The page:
« Encouraging Effective Listening Habits: Working with Co-Operative Instructors | Main | Thinking about Teaching Internationally? »

Be a Detective: Do Your Due Diligence When Preparing For Interviews

| No comments

Think Sherlock Holmes or Carmen Sandiego!  An applicant needs to do more than simply know the school district's goals and mission - those should go unstated.  Employers across the board, regardless of industry area, note that new hires need to know more about their organization and demonstrate that they took the time to do research in advance of their interview.

As a follow-up to blog entry "Do You Really Want to Work Here?" in February 2014, candidates should have a strong understanding of why they want to be a part of XYZ School.  Take some time to consider these strategies:


Who are you interviewing with?  Who may you encounter on your interview?  Knowing your audience is key.  Sometimes you'll been given that direct information from the Human Resources Specialist setting up the interview for you, but if not ask the question: "In order to best prepare, can I ask with whom I will be interviewing with?".

  • Suggested Strategies: Talk to your network (Friends, Family, Faculty, Fellow Peers and Alumni, etc.) to see if anyone has any connections.  Utilize the power of Google to do your research - previous work history, schools they attended, professional associations, research interests, etc.


How do you get a better understanding about a school's curriculum?  In this day and age a lot can be found on a school district's website and many superintendents have a page incorporated into the site as well.  Knowing some of this content will help you anticipate questions you may get on an interview.

  • Suggested Strategies: Maximize your use of LinkedIn as a research tool.  A lot of school districts have "Company Pages" with information and a place where you can see any 2nd degree connections.  Be proactive and ask to "Get Introduced".  (If this content sounds foreign, please look into LinkedIn at www.university.linkedin.com for more specifics.)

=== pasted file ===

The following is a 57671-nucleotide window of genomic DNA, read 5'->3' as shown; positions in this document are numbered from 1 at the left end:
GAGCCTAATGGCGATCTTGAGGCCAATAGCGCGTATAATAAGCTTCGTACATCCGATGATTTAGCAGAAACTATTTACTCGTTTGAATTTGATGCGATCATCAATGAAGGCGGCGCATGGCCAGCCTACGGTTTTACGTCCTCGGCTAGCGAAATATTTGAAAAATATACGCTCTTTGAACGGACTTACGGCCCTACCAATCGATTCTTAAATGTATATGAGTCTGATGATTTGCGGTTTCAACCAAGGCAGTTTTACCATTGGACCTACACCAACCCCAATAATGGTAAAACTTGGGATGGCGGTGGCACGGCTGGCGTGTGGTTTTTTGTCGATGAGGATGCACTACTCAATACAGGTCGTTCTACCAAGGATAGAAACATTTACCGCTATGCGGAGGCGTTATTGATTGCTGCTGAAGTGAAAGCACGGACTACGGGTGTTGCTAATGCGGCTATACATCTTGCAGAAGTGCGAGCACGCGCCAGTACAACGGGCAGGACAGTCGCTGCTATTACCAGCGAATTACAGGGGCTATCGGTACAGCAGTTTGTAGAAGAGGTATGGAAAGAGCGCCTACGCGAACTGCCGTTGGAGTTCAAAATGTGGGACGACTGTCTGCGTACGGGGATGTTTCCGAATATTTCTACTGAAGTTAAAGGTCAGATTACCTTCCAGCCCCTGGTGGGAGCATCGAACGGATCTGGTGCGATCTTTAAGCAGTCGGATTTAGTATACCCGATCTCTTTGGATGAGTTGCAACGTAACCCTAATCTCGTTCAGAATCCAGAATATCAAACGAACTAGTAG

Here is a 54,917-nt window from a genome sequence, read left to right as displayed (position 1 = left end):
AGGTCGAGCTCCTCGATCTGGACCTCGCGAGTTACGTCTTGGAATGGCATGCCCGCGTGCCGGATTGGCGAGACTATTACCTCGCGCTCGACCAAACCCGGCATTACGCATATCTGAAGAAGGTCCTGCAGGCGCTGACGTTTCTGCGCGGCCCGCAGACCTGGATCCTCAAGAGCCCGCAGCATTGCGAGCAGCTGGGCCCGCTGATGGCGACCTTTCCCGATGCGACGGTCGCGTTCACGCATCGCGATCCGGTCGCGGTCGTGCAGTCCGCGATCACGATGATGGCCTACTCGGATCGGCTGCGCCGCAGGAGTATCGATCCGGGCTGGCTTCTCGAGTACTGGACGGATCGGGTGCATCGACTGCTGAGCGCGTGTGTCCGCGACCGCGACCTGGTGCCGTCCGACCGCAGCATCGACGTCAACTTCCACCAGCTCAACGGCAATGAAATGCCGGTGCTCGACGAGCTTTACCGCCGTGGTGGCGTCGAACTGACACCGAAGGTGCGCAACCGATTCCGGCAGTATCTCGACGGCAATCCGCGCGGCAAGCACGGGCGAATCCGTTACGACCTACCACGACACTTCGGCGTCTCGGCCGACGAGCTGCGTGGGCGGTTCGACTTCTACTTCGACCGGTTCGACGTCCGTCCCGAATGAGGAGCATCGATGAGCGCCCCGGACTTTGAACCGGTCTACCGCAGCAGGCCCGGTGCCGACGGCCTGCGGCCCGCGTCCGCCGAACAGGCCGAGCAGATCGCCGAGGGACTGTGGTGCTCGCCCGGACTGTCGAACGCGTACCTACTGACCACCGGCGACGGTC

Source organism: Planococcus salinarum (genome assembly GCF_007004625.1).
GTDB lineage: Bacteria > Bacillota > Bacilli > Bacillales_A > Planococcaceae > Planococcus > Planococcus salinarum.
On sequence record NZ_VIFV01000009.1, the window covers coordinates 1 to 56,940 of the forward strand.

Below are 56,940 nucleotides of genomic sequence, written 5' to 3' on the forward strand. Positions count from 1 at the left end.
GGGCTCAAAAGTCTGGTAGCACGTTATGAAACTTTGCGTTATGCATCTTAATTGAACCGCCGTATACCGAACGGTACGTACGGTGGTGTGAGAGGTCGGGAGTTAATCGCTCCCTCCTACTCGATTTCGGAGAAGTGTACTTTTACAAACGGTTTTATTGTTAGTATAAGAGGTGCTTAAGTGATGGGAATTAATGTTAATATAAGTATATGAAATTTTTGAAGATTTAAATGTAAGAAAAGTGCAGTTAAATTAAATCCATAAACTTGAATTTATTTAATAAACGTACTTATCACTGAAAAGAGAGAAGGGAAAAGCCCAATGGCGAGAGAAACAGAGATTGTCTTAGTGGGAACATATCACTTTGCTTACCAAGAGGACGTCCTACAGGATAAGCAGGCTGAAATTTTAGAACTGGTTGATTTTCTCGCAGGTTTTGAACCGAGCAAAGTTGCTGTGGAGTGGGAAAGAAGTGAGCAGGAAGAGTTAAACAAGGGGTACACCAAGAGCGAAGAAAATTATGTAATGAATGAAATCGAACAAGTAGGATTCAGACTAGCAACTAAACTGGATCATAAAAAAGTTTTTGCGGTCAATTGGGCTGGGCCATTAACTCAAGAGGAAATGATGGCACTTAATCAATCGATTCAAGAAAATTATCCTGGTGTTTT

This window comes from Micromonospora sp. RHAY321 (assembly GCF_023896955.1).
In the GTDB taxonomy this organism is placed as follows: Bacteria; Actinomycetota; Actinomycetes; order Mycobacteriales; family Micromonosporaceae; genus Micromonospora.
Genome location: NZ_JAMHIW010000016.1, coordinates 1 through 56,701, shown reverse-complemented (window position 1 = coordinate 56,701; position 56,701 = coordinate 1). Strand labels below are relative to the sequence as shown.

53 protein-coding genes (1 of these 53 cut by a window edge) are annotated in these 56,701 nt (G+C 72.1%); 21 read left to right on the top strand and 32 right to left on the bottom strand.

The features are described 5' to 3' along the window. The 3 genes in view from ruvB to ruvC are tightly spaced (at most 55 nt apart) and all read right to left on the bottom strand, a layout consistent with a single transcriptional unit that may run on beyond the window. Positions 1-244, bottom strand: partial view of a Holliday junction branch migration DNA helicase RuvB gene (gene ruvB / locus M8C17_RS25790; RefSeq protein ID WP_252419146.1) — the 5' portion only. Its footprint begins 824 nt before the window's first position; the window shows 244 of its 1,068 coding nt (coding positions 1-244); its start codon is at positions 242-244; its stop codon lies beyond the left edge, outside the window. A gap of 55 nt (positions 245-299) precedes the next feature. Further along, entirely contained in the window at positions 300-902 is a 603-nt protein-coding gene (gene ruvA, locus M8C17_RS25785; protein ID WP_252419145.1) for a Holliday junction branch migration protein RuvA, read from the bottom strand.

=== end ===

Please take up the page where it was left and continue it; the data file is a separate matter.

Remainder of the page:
What are the needs and challenges facing of students in that school?  Remain student focused in your responses to continue emphasizing your dedication to their success.   Yes, the interviewers will want to know about your background and accomplishments, but don't lose focus on what is most important to them (and hopefully, you)...the students.

Suggested Strategies: Again, the biggest strategy to get this information is by asking targeted questions.  Think about whom you know that has had any experience with that school district - maybe they taught there, their children or relatives attend there, or someone they are connected with has some insight into the curriculum.  Remember even after you've graduated with your degree and achieved your certification, faculty are great resources and usually have prior experience working in the school system.

Ashley Reichenbach, M.A.

Assistant Director, Twardowski Career Development Center

West Chester University of Pennsylvania 

Notice: We recently upgraded our comments. (Learn more here.) If you are logged in as a subscriber or registered user and already have a Display Name on edweek.org, you can post comments. If you do not already have a Display Name, please create one here.
Ground Rules for Posting
We encourage lively debate, but please be respectful of others. Profanity and personal attacks are prohibited. By commenting, you are agreeing to abide by our user agreement.
All comments are public.




Recent Comments